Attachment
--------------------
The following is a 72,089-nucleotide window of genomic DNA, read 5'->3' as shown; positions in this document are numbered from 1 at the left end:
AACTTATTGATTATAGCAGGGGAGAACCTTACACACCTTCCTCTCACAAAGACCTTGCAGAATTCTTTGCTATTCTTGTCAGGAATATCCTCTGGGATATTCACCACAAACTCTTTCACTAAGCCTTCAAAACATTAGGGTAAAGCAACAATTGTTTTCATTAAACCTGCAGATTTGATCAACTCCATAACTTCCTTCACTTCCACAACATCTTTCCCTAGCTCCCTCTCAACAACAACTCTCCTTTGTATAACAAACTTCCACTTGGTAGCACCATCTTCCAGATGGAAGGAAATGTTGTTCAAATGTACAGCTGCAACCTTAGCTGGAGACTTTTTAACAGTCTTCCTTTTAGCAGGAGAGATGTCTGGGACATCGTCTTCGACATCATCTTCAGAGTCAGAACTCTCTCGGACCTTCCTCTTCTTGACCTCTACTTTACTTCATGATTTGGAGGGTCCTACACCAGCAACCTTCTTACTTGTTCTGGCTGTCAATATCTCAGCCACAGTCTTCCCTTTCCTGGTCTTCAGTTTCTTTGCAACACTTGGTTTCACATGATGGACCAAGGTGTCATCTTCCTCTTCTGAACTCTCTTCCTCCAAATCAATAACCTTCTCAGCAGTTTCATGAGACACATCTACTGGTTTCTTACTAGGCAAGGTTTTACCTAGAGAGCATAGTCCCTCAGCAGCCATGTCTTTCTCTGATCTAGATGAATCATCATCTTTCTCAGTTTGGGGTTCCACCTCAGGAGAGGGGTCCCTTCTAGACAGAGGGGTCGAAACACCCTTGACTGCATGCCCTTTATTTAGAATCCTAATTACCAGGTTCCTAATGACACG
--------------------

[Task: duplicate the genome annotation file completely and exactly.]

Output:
The following is a 72,089-nucleotide window of genomic DNA, read 5'->3' as shown; positions in this document are numbered from 1 at the left end:
AACTTATTGATTATAGCAGGGGAGAACCTTACACACCTTCCTCTCACAAAGACCTTGCAGAATTCTTTGCTATTCTTGTCAGGAATATCCTCTGGGATATTCACCACAAACTCTTTCACTAAGCCTTCAAAACATTAGGGTAAAGCAACAATTGTTTTCATTAAACCTGCAGATTTGATCAACTCCATAACTTCCTTCACTTCCACAACATCTTTCCCTAGCTCCCTCTCAACAACAACTCTCCTTTGTATAACAAACTTCCACTTGGTAGCACCATCTTCCAGATGGAAGGAAATGTTGTTCAAATGTACAGCTGCAACCTTAGCTGGAGACTTTTTAACAGTCTTCCTTTTAGCAGGAGAGATGTCTGGGACATCGTCTTCGACATCATCTTCAGAGTCAGAACTCTCTCGGACCTTCCTCTTCTTGACCTCTACTTTACTTCATGATTTGGAGGGTCCTACACCAGCAACCTTCTTACTTGTTCTGGCTGTCAATATCTCAGCCACAGTCTTCCCTTTCCTGGTCTTCAGTTTCTTTGCAACACTTGGTTTCACATGATGGACCAAGGTGTCATCTTCCTCTTCTGAACTCTCTTCCTCCAAATCAATAACCTTCTCAGCAGTTTCATGAGACACATCTACTGGTTTCTTACTAGGCAAGGTTTTACCTAGAGAGCATAGTCCCTCAGCAGCCATGTCTTTCTCTGATCTAGATGAATCATCATCTTTCTCAGTTTGGGGTTCCACCTCAGGAGAGGGGTCCCTTCTAGACAGAGGGGTCGAAACACCCTTGACTGCATGCCCTTTATTTAGAATCCTAATTACCAGGTTCCTAATGACACG